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Jan 18, 2016
Multimedia Information SystemsShahram Ghandeharizadeh Computer Science DepartmentUniversity of Southern California
ReadingFirst 11 (until Section 3.2) pages of:
S. Ghandeharizadeh and R. Muntz, Design and Implementation of Scalable Continuous Media Servers, Parallel Computing, Elsevier 1998.
Multimedia in a few years from now:
Continuous Media: Audio & VideoDisplay of a clip as a function of time.Constant Bit RateVariable Bit RateTimeTimeBytesBytes
Continuous Media: Audio & VideoA clip has a fixed display time.Constant Bit RateVariable Bit RateTimeTimeBytesBytesClip display time
Continuous Media: Audio & VideoA clip has a fixed size.Constant Bit RateVariable Bit RateTimeTimeBytesBytesClip size
Continuous Media: Audio & VideoAverage bandwidth for continuous display is clip size divided by the clip display time.Constant Bit RateVariable Bit RateTimeTimeBytesBytesDisplay bandwidth requirementsBW = Line slope
Time and spaceOne may manipulate the bandwidth required to display a clip by prefetching a portion of the clip.Constant Bit Rate MediaTimeBytesStartup latencyPrefetch portion
Continuous display from magnetic diskTarget architectureMemoryCPUDisplaySystem Bus
Continuous displayOnce display is initiated, it should not starve for data. Otherwise, display will suffer from frequent disruptions and delays, termed hiccups.MemoryCPUDisplaySystem Bus
Continuous display: using memoryGiven the low latency between memory and display, stage the entire clip from disk onto memory and then initiate its display.MemoryCPUDisplaySystem Bus
Continuous display: using memoryLimitations: Forces the user to wait un-necessarily.Requires a large memory module in the order of Gigabytes for 2 hour movies.
Continuous display: pipeliningPartition a clip X into n fixed size blocks: X1, X2, X3, , XnStage Xi in memory and initiate its display.Stage Xi+1 in memory prior to completion of the display of XiDisplay X1Display X2DisplayDiskX1X2Time Period
Pipelining: multiple displaysWith multiple displays, disk is multiplexed between multiple requests, resulting in disk seeks.Display XiDisplay Xi+1DisplayDiskXiXi+1Time PeriodWjSeek + Rotational delayZkWj+1Zk+1
How to manage disk seeks?Live with it:Assume the worst seek time in order to guarantee hiccup-free displayAssume average seek time if hiccups are acceptable.
Use the elevator algorithm by delaying display of a block to the end of a time period, termed Group Sweeping Scheme (GSS):Display X1DisplayDiskX1Wj+1Time PeriodWjZkZk+1X2Zk+2
Impact of block sizeDisk service time with transfer-rate tfr and block size B is:Tdisk = Tseek + TRotLatency + (B / tfr)
Number of simultaneous displays supported by a single disk is: N = Tp/Tdisk
Simple pipelining requires (N+1)B memory, GSS requires 2NB.
The observed transfer rate of a disk drive is a function of B and its physical characteristics: tfrobs = tfr ( B / [B + (Tseek + Tlatency) tfr] )
Percentage of wasted disk bandwidth: 100 * (tfr tfrobs) / tfr
Impact of block sizeMPEG-1 clips with 1.5 Mbps bandwidth requirementsTarget disk characteristics:Seek: max = 17 msec, min = 2 msecRotational latency: Max = 8.3 msec, min = 4.17 msecDisk tfr = 68.6 MbpsThroughput and startup latency as a function of block size:
Block sizeNMemory RequiredLatency Sec (2 Tp)Wasted disk BW (%)8 KB580 KB0.01288.916 KB10320 KB0.16777.732 KB161 MB0.33364.764 KB243 MB0.6747.5128 KB328 MB1.3330256 KB3718.5 MB2.6719.1512 KB4141 MB5.3310.31 MB4396 MB10.666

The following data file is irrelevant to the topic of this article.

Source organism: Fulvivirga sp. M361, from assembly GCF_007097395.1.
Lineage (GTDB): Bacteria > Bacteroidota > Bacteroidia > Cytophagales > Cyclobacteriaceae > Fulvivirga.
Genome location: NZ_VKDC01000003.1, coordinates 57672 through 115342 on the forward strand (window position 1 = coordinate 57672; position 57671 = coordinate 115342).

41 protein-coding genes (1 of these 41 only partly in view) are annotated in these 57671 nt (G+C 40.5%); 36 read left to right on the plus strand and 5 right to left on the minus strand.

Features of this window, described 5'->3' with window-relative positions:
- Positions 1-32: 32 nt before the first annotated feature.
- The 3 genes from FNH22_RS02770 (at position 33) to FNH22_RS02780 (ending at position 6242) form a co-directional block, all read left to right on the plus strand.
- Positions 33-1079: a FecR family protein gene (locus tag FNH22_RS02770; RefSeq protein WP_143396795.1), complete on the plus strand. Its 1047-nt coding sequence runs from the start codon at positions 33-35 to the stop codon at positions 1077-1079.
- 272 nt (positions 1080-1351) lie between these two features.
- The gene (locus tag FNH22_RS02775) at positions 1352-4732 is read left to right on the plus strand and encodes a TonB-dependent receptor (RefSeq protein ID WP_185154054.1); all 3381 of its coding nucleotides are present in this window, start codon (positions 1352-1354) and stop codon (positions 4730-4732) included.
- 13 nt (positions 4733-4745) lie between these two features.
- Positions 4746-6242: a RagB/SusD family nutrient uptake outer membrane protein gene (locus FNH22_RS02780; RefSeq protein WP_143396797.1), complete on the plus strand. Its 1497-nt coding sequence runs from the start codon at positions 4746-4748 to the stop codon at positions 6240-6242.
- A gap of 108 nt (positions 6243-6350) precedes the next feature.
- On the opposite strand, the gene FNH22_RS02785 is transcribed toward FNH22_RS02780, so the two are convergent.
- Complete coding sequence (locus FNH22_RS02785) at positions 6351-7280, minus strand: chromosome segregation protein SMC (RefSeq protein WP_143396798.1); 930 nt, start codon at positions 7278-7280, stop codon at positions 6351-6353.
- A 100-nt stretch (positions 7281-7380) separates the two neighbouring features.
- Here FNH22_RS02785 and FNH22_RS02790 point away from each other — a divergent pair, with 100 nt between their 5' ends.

Modern disks are multi-zonedEach zone provides a different storage capacity (number of tracks and sectors per track) and transfer rate.Outermost zone is typically twice faster than the innermost zone.
Seagate ST31200W zones
Seagate ST31200WConsists of 2697 cylinders. One may model its seek characteristics as follows:
IBMs Logical TrackLet Zmin denote the zone with fewest track, TminA disk with Z zones is collapsed into a logical disk consisting of one zone with Tmin tracks. Size of each track is Z * TavgThe size of a block must be a multiple of the logical track sizeDisadvantage: Z+1 seeks to retrieve a logical trackLogical Track 1Logical Track 2Logical Track 3
HPs Track PairingLet Zmin denote the zone with fewest track, TminPair outermost track with the innermost one and continue inward.A disk with Z zones is collapsed into a logical disk consisting of one zone with (Z*Tmin)/2 tracks.The size of a block must be a multiple of a track pairDisadvantage: 2 seeks to retrieve a logical trackLogical Track 1Logical Track 2Logical Track 3Logical Track 8...
USCs region-based approachPartition the Z zones into R regions. A region may consist of 1 or more consecutive zones. The slowest participating zone dictates transfer rate of its assigned region.Assign blocks of a clip to regions in a round-robin manner.Display of clips requires visiting regions one at a time, multiplexing their bandwidth between N active requests. Both fix sized blocks and variable length blocks are supported.Region 1Region 2
Multi-zone disk drivesWith all 3 techniques, one may selectively drop zones: sacrifice storage for bandwidth!Example: USCs region-based approachRegion 1Region 2
FIXBPartition a clip into fix sized blocks and assign them to the regions in a round-robin manner.During a time period, retrieve blocks from one region at a time.Display starts when sufficient data is in main memory.
FIXBAmount of data produced during (1 maximum seek + TScan) is identical to the amount of data displayed during TScan.
VARBVariable size blocks dictated by the transfer rate of each zone.Amount of data produced during one TMUX is identical to the amount of data displayed during TMUX.Limitation: complex to implement due to variable block sizes.
ComparisonFIXB and VARB waste space due to:Round-robin assignment of blocks to zonesDifferent zones offer different storage capacities.